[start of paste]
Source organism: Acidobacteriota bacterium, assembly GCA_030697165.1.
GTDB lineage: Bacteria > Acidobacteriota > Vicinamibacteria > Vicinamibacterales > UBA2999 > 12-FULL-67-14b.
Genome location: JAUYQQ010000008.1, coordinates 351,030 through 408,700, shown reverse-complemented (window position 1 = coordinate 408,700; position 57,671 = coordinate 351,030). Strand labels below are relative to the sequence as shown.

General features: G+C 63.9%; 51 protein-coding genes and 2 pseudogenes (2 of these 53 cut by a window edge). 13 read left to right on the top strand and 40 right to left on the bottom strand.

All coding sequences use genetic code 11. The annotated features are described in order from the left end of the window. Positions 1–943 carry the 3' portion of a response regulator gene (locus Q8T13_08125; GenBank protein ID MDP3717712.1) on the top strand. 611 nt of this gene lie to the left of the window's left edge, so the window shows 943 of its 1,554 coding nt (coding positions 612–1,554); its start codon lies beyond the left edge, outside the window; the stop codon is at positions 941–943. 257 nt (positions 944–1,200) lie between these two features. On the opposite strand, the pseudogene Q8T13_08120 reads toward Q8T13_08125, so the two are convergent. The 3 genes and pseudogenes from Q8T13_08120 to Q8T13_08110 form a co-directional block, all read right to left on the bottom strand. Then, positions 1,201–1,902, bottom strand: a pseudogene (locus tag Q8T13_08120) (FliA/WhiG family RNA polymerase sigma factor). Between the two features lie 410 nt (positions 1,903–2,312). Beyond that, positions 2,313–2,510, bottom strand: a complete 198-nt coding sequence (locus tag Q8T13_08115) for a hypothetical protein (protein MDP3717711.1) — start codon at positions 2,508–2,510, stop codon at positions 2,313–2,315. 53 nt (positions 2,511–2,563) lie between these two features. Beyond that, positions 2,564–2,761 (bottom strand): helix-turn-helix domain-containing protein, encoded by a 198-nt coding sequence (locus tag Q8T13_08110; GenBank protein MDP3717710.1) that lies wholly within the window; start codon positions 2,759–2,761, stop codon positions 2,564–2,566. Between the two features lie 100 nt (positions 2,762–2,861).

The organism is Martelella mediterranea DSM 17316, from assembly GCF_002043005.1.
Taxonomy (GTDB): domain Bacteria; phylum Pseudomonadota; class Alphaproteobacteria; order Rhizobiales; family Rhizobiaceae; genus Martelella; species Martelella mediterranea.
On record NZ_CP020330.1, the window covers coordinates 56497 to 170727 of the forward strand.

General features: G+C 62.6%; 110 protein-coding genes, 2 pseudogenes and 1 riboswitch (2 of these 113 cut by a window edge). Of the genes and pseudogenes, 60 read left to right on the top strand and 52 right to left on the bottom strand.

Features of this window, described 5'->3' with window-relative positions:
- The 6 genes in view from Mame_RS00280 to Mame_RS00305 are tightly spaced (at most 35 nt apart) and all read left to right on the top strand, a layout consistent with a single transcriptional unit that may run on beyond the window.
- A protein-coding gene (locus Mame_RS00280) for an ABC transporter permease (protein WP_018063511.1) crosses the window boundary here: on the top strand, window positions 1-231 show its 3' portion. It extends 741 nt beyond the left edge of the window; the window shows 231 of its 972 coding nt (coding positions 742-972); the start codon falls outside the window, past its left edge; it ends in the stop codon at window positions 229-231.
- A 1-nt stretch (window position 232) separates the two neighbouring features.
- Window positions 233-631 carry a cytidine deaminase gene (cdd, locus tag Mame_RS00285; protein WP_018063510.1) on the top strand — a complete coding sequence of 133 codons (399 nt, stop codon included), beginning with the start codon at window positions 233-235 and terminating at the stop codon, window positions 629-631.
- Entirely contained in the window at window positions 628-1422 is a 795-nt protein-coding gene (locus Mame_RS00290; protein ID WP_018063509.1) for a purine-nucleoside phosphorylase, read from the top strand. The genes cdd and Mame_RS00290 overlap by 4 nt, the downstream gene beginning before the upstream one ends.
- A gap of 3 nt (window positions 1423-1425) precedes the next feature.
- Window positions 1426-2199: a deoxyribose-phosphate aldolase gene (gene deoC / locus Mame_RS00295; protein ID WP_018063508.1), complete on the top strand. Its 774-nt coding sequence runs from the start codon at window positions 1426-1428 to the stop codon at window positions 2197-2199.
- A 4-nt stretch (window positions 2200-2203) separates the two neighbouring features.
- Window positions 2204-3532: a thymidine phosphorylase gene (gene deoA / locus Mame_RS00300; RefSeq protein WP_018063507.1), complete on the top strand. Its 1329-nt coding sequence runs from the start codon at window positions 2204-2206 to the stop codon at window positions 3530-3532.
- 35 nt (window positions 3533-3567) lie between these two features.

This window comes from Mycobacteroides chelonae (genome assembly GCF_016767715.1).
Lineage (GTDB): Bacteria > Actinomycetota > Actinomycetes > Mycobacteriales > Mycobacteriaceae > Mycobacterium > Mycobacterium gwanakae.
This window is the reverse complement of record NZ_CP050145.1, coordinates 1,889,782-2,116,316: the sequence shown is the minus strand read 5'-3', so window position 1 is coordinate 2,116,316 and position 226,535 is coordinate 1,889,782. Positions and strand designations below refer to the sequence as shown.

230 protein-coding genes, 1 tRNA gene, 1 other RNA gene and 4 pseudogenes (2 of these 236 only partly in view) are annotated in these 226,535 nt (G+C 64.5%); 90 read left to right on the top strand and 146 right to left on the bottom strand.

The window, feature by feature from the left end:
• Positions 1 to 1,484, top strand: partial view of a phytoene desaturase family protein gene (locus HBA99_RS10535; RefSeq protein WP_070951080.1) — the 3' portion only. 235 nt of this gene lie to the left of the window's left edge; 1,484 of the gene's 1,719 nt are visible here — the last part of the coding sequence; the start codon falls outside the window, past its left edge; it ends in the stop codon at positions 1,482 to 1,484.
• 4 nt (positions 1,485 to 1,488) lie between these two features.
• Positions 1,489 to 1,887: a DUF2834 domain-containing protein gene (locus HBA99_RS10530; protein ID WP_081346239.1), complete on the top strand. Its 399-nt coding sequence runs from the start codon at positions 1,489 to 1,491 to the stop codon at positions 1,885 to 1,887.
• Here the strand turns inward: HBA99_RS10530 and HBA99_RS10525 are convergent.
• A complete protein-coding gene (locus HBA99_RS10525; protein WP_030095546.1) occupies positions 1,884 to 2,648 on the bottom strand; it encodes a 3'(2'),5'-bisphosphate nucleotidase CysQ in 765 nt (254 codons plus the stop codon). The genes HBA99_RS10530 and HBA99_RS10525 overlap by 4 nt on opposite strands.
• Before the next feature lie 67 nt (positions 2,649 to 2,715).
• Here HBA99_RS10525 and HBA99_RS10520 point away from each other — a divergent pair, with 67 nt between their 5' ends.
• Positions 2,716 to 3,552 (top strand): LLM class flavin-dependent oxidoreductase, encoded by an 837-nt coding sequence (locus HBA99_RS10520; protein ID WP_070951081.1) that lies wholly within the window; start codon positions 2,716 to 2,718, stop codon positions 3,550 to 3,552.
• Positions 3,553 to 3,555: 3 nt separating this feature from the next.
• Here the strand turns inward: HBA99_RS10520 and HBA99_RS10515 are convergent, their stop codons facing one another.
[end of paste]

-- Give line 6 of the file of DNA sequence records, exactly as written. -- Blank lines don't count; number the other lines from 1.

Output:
The organism is Martelella mediterranea DSM 17316, from assembly GCF_002043005.1.